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Port Charlotte’s Alicia Kowalski sends a shot over the net in a final four loss to Ponte Verda in November.

Two area high school volleyball teams, Port Charlotte and Venice, reached the final four during the 2019 season.

Their reward? Long road trips up to Tallahassee and Jacksonville to play in front of a rowdy opposing crowd.

It begs the question: At that round of the postseason, should games be played at one neutral site? Or is the prospect of hosting a semifinal game more motivation to play a tougher schedule and rise up the rankings?

Potential added cost and bigger crowd size are also factors in making that decision.

So which would be better for the big game?

Sun sports writers Jacob Hoag and Vinnie Portell weigh in on either side of the discussion.

Pro: Home field advantage shouldn't change a season 

The Venice High baseball team needed an extra-innings rally to come back and win the state semifinals last season. Would that have been possible on the road? 

Sure, the Indians could have pulled out a similar comeback effort, but it wouldn't have been as easy. However, baseball plays the two rounds of the state tournament in a neutral site -- Hammond Stadium in Fort Myers, in this case -- and Venice applied enough pressure to rattle the opposing pitcher, who sailed a throw to home that helped the Indians win the game. 

And it's not just baseball that plays its final two rounds in one place. Softball, basketball, tennis and some other small sports each host both rounds of the state tournament. 

However, it's a different story for some sports -- like volleyball and soccer. 

For Venice and Port Charlotte's volleyball teams, the odds were stacked against them before they even stepped on the court. Picture this: You've been training much of your teenage life in the sport you play. You dedicate your free time after school, your weekends and summers to playing your sport. And when you get to high school, that work pays off with a regional title and a trip to the final four.

But now?

Wake up early after a school day, get on a bus and drive 4-5 hours, get off the bus and play the biggest match of your life. 

Sounds tough? It was for the Indians and Pirates, who were both swept.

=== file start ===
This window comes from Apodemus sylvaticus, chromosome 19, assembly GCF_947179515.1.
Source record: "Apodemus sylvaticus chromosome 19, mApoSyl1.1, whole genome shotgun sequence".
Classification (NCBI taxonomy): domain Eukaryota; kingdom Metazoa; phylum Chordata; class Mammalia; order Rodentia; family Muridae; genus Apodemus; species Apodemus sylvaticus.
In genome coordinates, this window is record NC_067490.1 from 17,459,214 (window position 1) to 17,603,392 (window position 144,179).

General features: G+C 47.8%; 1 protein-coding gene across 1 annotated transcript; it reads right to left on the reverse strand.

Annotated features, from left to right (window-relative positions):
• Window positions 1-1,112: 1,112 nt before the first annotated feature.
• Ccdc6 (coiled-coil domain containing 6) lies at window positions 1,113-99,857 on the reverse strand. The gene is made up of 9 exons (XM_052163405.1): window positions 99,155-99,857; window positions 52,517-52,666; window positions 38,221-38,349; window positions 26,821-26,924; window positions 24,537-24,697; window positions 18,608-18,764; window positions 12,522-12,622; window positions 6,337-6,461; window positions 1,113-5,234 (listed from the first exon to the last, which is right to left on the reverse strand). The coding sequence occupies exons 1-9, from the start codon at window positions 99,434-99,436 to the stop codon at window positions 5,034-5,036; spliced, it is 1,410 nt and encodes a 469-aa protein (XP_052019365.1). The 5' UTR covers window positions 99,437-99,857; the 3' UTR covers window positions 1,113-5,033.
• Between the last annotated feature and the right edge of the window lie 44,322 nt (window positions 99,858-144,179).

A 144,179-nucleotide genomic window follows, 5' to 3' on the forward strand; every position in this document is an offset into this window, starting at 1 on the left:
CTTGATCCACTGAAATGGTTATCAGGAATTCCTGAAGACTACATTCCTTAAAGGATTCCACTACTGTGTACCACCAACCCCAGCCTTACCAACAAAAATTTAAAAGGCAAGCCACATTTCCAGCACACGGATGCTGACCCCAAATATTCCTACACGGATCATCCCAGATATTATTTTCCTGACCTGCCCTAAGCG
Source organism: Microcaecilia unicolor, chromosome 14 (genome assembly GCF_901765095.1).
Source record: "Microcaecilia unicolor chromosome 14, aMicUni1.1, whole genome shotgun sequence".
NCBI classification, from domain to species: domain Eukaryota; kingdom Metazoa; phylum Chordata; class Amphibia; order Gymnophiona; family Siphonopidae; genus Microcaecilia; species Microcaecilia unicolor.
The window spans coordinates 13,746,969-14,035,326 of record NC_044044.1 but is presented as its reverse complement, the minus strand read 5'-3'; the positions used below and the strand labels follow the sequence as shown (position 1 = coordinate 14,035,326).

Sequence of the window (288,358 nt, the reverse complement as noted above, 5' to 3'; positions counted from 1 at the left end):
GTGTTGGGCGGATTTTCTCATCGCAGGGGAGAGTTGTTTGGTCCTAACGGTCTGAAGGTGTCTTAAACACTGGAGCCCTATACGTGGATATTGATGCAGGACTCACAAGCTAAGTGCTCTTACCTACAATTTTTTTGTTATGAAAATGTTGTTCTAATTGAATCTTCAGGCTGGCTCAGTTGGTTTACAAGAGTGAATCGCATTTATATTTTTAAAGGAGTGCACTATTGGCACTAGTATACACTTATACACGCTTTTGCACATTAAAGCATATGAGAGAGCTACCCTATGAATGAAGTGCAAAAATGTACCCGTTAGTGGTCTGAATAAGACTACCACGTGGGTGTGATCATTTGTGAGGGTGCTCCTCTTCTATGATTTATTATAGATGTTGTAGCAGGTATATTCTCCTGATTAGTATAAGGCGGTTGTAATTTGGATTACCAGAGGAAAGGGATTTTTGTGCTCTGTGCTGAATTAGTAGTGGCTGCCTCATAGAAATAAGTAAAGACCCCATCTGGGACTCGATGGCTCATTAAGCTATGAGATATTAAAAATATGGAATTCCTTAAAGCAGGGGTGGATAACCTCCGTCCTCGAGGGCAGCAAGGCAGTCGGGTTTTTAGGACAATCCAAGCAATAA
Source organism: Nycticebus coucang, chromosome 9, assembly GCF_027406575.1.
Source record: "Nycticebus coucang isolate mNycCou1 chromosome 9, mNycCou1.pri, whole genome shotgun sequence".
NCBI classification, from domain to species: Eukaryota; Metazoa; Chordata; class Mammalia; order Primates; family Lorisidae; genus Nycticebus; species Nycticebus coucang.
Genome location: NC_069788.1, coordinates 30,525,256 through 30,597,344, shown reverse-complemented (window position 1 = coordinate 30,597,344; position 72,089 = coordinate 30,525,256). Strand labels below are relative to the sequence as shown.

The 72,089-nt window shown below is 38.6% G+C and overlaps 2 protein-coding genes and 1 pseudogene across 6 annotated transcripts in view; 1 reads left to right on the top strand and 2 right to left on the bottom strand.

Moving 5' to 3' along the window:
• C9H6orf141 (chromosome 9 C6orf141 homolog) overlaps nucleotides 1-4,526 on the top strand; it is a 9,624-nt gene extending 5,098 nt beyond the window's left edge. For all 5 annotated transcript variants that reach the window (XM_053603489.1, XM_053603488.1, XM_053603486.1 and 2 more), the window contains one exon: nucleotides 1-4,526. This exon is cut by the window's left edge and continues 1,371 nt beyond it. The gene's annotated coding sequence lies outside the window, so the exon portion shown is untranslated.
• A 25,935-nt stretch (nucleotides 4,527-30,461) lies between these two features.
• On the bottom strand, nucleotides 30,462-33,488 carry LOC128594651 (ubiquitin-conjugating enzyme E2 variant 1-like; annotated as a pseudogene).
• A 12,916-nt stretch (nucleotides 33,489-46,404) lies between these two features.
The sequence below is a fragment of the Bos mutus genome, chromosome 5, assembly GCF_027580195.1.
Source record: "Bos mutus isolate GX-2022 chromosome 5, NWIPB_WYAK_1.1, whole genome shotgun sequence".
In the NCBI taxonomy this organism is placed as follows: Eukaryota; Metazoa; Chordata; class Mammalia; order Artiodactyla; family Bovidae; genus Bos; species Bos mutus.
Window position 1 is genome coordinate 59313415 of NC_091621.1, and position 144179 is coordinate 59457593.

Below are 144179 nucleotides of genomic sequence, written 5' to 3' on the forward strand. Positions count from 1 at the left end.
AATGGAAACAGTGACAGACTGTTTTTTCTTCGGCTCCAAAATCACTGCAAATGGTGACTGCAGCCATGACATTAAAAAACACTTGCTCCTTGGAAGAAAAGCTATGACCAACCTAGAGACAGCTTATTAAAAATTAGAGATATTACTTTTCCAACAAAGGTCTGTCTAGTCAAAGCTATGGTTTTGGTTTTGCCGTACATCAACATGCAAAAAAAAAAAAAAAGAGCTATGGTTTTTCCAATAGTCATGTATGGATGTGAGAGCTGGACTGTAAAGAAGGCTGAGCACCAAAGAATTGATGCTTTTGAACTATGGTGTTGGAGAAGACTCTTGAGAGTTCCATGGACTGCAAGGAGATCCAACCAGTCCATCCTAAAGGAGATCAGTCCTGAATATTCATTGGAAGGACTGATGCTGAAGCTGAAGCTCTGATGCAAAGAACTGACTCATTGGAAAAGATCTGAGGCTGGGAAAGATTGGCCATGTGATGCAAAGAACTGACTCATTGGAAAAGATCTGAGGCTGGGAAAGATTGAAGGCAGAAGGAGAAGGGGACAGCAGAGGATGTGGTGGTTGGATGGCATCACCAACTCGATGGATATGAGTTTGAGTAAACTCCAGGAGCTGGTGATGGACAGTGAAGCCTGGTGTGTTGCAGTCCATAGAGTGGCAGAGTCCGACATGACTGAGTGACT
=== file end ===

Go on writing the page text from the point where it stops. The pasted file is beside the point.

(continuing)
Though it might not have mattered where the matches were played for these two teams, their long commutes, early wake-up calls and playing in their opponents' home courts certainly didn't make for an even match. 

The FHSAA soccer advisory voted 9-0 against bringing back a neutral site for its state tournament in 2017, reasoning that "the finals only format was implemented this year due to field condition concerns at the selected venue. The selection committee felt the field would not hold up if 30 tournament games were played in a span of two weeks."

While this is understandable, the field at Hammond Stadium holds up just fine with baseball players running on it all day long for a full week of games. 

It makes sense that football wouldn't have a neutral site for its final four. The two-week break between the state semifinals and state championship, along with the wear and tear of the field and the sheer size of most football teams makes it a logistical problem to host two rounds of game.

And for the other sports? It's unlikely that money will be made off ticket sales from high school volleyball or soccer, but if that makes the road to a championship more even, it might be worth the cost. 

Con: Single site might prove too costly

Playing the final two rounds of the playoffs at a neutral site is enticing. It would create a level-playing field and provide a path to much bigger crowds for the games, but at what cost?

Budgets are tight right now due to the virus and due to added costs like pay increases for the refs. Adding venue rental, staff and insurance on top of that would not be a smart move for the FHSAA and its members schools at this point.

Renting facilities like Silver Springs Arena in Kissimmee, home of the state wrestling meet, or Suncoast Credit Union Area which houses the City of Palms, isn't cheap and that expense would most likely fall in part on the member schools.

Then you add the dozens of staff needed to run the multi-day event, and the cost goes even higher.

Could the profits made from such an event offset the cost? Maybe, but certainly not all of it.

Aside from the cost, there's the home field advantage factor. It's pretty easy, if you don't like playing on the road in the playoffs, play better and play harder opponents.

Stronger strength of schedule helps boost a team's ranking, which determines who hosts the Final Four.

Once there, teams get to have their home crowd backing them while the visitors bring along a small caravan of parents and administrators. It definitely is an added bonus and provides more motivation to do the things it takes to host.

When Venice and Port Charlotte made their trips north, they were outnumbered two to one when the took to the stands. If Venice were to host such a game, that gym would be jam-packed with raucous students and fans, much like their regional final against Fort Myers.

So let's keep it spread out, save some money and keep the challenge of earning a home game.

Email Jacob Hoag at jacob.hoag@yoursun.com and follow him on Twitter @ByJacobHoag.

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